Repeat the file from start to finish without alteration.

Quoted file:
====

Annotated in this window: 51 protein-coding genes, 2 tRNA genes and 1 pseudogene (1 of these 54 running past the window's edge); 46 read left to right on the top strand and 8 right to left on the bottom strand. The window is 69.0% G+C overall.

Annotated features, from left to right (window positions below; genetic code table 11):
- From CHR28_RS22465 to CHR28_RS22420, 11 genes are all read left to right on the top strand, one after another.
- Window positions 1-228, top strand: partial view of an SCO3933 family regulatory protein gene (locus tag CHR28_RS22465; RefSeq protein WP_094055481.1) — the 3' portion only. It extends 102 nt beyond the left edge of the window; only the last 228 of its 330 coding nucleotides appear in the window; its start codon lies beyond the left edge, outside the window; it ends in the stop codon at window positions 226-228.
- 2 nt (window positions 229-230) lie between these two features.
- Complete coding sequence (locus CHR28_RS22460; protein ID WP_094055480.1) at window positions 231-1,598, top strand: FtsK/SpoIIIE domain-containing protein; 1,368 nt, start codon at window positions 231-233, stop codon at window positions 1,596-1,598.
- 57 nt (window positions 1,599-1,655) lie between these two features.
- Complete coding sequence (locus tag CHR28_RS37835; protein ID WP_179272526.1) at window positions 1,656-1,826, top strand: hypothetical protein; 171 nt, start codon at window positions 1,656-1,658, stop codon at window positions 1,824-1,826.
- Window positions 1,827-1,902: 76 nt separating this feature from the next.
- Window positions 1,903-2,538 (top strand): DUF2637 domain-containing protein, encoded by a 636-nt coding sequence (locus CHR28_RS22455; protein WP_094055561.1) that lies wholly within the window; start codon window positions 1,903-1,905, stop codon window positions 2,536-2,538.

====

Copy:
Annotated in this window: 51 protein-coding genes, 2 tRNA genes and 1 pseudogene (1 of these 54 running past the window's edge); 46 read left to right on the top strand and 8 right to left on the bottom strand. The window is 69.0% G+C overall.

Annotated features, from left to right (window positions below; genetic code table 11):
- From CHR28_RS22465 to CHR28_RS22420, 11 genes are all read left to right on the top strand, one after another.
- Window positions 1-228, top strand: partial view of an SCO3933 family regulatory protein gene (locus tag CHR28_RS22465; RefSeq protein WP_094055481.1) — the 3' portion only. It extends 102 nt beyond the left edge of the window; only the last 228 of its 330 coding nucleotides appear in the window; its start codon lies beyond the left edge, outside the window; it ends in the stop codon at window positions 226-228.
- 2 nt (window positions 229-230) lie between these two features.
- Complete coding sequence (locus CHR28_RS22460; protein ID WP_094055480.1) at window positions 231-1,598, top strand: FtsK/SpoIIIE domain-containing protein; 1,368 nt, start codon at window positions 231-233, stop codon at window positions 1,596-1,598.
- 57 nt (window positions 1,599-1,655) lie between these two features.
- Complete coding sequence (locus tag CHR28_RS37835; protein ID WP_179272526.1) at window positions 1,656-1,826, top strand: hypothetical protein; 171 nt, start codon at window positions 1,656-1,658, stop codon at window positions 1,824-1,826.
- Window positions 1,827-1,902: 76 nt separating this feature from the next.
- Window positions 1,903-2,538 (top strand): DUF2637 domain-containing protein, encoded by a 636-nt coding sequence (locus CHR28_RS22455; protein WP_094055561.1) that lies wholly within the window; start codon window positions 1,903-1,905, stop codon window positions 2,536-2,538.